But why not? If price and yield are both valid ways of expressing the value of a bond, shouldn’t you be able to measure the change in value of a bond by looking at either the change in its price or the change in its yield? Resorting to hyperbole, teaching a client yield-based settlement is akin to selling them on skipping through time.
Return to our car analogy. In this analogy, “mph” will play the role of “yield” and “travel time” will play the role of “price.” And, rather than calculating the difference between two bond values, we will calculate the difference in travel time between each of two laps by our car around a 1-mile track:
If lap 1 is completed at a speed of 120 mph and lap 2 at a speed of 1 mph, how would you calculate the difference in travel time between the two laps?
If you were using yield-settlement logic, you would first imagine a car that speeds up from 1 to 2 mph. The time required to travel a mile would decrease from 60 to 30 minutes — a 30-minute change. Then you would assume that for all 1-mph changes in speed, travel time per mile would also change by 30 minutes. This logic implies that lap 2 would take 3,570 minutes longer to complete than lap 1 ((120 – 1) x 30). Short of a DeLorean and some lightning, this is not possible.
For makes and models without a flux capacitor, correctly calculating the decrease in travel time means converting each speed from mph to travel time per mile, then taking the difference between the two travel times. As a 120-mph lap takes 30 seconds to complete and a 1-mph lap takes 60 minutes to complete, the difference in travel time between the two laps would be 59.5 minutes. Similarly, for rate-lock settlements, yields must be converted to prices, with the correct settlement value being the difference between those prices.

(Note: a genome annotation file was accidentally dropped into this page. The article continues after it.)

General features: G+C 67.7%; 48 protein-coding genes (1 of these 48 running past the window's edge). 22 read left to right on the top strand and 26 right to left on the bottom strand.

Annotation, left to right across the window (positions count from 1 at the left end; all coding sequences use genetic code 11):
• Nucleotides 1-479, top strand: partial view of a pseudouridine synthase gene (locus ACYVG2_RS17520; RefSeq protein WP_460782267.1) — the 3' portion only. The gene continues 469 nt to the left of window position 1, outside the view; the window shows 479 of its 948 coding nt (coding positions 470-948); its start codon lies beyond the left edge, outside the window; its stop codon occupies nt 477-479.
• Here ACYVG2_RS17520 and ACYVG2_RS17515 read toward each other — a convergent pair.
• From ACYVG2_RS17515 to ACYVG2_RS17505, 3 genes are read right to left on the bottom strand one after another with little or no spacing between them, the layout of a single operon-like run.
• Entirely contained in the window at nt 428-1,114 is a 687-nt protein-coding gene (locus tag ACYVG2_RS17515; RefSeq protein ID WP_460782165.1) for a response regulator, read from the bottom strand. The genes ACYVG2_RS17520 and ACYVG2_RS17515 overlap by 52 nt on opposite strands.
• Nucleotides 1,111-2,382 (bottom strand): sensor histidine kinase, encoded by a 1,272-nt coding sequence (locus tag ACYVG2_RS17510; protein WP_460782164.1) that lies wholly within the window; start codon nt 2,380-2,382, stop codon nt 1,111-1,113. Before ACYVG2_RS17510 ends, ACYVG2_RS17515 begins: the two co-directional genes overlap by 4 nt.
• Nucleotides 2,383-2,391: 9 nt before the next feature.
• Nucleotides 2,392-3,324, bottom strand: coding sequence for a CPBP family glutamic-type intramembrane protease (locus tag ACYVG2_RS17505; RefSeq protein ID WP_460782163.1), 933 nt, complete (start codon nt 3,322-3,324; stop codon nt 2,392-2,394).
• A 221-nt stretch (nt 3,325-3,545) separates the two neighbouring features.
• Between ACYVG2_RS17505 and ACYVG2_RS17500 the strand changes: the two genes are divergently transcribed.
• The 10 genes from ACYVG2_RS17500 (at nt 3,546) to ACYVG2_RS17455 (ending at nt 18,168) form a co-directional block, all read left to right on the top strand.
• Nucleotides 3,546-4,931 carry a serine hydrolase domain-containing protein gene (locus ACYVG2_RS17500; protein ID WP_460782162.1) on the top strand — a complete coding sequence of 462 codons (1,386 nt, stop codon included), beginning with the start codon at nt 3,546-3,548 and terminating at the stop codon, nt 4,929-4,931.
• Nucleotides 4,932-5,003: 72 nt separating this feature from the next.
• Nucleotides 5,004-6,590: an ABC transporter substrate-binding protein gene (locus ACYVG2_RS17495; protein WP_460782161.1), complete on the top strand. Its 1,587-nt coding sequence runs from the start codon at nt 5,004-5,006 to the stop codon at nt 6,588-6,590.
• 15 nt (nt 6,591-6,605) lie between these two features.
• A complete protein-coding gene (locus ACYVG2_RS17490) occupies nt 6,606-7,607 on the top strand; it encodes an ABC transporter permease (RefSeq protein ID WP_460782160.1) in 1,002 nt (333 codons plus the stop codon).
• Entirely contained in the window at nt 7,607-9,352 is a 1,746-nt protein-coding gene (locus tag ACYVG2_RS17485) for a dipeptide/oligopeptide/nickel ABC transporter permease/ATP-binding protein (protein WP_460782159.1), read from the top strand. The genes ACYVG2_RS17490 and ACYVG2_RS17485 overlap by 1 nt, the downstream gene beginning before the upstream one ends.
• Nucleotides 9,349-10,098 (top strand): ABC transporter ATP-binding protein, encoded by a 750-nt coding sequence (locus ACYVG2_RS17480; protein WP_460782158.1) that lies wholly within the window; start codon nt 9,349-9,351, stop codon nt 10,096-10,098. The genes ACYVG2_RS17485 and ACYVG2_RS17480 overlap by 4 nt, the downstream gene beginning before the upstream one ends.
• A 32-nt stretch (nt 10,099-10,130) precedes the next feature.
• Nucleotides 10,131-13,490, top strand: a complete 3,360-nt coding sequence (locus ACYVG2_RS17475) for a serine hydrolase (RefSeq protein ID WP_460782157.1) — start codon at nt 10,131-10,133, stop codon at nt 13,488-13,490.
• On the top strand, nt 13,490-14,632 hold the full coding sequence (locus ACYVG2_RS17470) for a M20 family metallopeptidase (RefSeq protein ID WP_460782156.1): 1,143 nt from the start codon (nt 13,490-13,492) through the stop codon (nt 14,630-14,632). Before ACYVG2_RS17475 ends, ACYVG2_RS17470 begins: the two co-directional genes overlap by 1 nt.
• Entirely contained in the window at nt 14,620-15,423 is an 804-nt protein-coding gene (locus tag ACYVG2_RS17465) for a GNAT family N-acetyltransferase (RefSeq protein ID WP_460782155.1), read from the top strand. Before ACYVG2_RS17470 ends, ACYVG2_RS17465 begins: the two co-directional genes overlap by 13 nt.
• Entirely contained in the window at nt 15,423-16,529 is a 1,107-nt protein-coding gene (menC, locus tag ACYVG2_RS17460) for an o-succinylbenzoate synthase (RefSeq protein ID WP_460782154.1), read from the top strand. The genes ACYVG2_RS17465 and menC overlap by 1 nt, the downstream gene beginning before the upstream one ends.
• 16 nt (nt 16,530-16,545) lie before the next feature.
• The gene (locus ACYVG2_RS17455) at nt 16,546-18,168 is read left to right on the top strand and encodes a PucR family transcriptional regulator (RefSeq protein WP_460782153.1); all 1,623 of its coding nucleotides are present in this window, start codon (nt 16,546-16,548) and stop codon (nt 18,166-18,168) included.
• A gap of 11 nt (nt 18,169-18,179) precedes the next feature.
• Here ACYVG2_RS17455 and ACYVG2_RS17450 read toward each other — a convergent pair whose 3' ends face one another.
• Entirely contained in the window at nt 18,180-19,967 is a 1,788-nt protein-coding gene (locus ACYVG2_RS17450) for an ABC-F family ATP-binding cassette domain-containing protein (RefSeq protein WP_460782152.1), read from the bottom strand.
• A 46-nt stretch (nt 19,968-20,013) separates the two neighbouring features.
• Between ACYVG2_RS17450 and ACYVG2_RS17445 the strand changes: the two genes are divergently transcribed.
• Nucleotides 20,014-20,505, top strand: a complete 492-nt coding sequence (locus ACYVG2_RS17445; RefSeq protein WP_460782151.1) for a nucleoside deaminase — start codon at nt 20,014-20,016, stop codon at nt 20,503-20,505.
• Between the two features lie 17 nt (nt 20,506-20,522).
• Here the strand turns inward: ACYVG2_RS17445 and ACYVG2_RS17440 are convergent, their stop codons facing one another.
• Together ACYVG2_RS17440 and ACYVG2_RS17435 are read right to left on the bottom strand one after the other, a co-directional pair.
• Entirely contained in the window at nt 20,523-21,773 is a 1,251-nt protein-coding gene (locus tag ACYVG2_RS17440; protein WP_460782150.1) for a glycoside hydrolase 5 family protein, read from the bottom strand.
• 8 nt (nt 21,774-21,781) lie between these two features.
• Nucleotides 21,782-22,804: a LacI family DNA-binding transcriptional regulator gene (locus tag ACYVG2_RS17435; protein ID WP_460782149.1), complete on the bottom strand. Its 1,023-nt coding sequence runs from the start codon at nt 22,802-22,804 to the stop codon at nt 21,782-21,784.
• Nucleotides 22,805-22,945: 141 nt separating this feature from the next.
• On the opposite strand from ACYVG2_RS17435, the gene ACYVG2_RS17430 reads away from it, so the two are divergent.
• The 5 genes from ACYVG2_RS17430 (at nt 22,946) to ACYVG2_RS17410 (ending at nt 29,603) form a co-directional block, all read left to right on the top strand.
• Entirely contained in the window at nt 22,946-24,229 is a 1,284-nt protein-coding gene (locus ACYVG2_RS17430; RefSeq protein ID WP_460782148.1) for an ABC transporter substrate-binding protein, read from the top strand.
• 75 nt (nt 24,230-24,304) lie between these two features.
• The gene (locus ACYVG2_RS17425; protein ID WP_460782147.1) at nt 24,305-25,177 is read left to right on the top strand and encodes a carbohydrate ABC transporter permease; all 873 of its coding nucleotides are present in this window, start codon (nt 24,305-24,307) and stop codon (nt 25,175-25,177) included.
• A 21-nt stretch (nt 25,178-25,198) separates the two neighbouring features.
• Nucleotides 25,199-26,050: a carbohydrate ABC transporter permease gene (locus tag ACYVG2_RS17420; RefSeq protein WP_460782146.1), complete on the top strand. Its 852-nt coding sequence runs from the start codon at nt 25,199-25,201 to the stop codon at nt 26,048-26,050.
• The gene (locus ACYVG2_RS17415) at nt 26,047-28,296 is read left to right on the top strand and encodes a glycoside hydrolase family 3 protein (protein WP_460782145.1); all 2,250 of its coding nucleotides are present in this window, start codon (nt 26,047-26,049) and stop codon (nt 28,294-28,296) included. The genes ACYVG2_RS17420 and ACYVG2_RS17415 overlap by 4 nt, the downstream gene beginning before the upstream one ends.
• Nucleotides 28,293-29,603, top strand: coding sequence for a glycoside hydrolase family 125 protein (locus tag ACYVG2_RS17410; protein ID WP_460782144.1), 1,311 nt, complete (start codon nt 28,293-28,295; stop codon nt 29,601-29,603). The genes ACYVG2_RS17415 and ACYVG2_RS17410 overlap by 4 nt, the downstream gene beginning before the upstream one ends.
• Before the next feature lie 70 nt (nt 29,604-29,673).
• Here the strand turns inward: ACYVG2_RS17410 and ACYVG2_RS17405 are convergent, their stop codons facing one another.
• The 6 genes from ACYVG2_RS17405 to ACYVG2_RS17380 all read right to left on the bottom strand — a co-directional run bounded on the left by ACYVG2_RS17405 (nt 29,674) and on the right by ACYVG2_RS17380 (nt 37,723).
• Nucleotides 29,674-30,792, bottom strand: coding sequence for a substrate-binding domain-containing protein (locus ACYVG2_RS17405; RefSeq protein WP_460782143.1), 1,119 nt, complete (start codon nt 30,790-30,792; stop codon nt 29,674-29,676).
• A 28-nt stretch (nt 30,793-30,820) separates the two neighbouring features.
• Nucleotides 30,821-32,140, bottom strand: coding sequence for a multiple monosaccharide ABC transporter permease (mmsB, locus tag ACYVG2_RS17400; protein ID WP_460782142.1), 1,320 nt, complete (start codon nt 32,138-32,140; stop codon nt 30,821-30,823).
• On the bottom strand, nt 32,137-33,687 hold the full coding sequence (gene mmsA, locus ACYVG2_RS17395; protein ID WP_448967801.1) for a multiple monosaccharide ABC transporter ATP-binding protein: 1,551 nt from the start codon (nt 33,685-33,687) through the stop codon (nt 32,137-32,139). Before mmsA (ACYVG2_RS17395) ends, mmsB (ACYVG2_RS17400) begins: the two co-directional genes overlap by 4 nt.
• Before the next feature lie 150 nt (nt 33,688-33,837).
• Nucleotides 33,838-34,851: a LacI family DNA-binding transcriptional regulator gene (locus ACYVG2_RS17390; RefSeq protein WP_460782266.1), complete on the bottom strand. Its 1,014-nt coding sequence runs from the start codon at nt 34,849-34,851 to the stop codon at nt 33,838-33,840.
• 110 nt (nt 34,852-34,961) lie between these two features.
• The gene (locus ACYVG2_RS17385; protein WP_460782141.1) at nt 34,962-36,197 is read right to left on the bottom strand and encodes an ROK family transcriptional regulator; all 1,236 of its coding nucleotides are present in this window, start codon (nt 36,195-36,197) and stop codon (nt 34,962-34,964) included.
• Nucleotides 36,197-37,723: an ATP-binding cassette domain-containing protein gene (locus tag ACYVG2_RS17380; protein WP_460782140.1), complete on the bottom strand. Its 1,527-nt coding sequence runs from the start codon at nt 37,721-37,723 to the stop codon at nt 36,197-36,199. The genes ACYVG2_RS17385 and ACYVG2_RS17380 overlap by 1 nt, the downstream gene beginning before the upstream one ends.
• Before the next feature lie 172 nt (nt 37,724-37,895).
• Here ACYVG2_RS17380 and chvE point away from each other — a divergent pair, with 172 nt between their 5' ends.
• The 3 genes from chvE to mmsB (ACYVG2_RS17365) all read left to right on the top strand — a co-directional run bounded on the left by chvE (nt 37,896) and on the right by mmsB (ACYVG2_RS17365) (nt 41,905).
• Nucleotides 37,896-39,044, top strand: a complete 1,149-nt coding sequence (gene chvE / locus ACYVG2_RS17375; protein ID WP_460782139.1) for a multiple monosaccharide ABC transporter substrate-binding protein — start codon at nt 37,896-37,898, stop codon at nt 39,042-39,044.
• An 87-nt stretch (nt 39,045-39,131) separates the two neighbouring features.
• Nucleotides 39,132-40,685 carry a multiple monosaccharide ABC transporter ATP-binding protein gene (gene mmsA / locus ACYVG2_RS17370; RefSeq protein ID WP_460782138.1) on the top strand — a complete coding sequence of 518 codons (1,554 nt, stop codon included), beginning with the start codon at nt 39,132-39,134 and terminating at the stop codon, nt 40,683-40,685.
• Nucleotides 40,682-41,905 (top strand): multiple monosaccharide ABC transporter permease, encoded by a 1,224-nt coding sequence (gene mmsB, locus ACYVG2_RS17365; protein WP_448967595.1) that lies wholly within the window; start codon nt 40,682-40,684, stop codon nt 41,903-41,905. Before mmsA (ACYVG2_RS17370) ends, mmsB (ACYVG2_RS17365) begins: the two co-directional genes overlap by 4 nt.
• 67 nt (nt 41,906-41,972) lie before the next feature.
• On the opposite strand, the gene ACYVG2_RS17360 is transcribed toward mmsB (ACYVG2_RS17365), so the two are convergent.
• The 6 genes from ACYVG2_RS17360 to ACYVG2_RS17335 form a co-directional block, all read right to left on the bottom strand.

Yet we at Citigroup, and in my experience our peers at other banks, almost always instructed clients to use the yield-based settlement method. And so a product that is meant to return the difference between two Treasury prices, a matter of elementary subtraction, is perverted for profit.
If yields change by very little, this profit does not amount to much. Fortunately, depending on one’s point of view, banks have other tricks for profiting from rate locks and do not rely solely on yield-based settlement. In fact, miseducating clients with yield-based settlement is almost an afterthought, just a bonus that pays off with large movements in yield.
And, in behavior that might be considered yet more sinister, sometimes banks had to agree with one another to miseducate clients with yield settlement. This transpired if a client decided to divvy up a single rate-lock transaction, with each bank getting a piece of the deal and each bank knowing that settlement of the rate lock would have to be a coordinated affair.
All this mathiness is hidden in plain sight. Some examples of yield settlement can be found online. Or you can just ask a company that put on a rate lock to dig up some trade confirmations and see what settlement methodology was used. There are hundreds, if not thousands, such documents in corporate offices around the country, each one part of an unwarranted transfer of millions of dollars from clients to banks.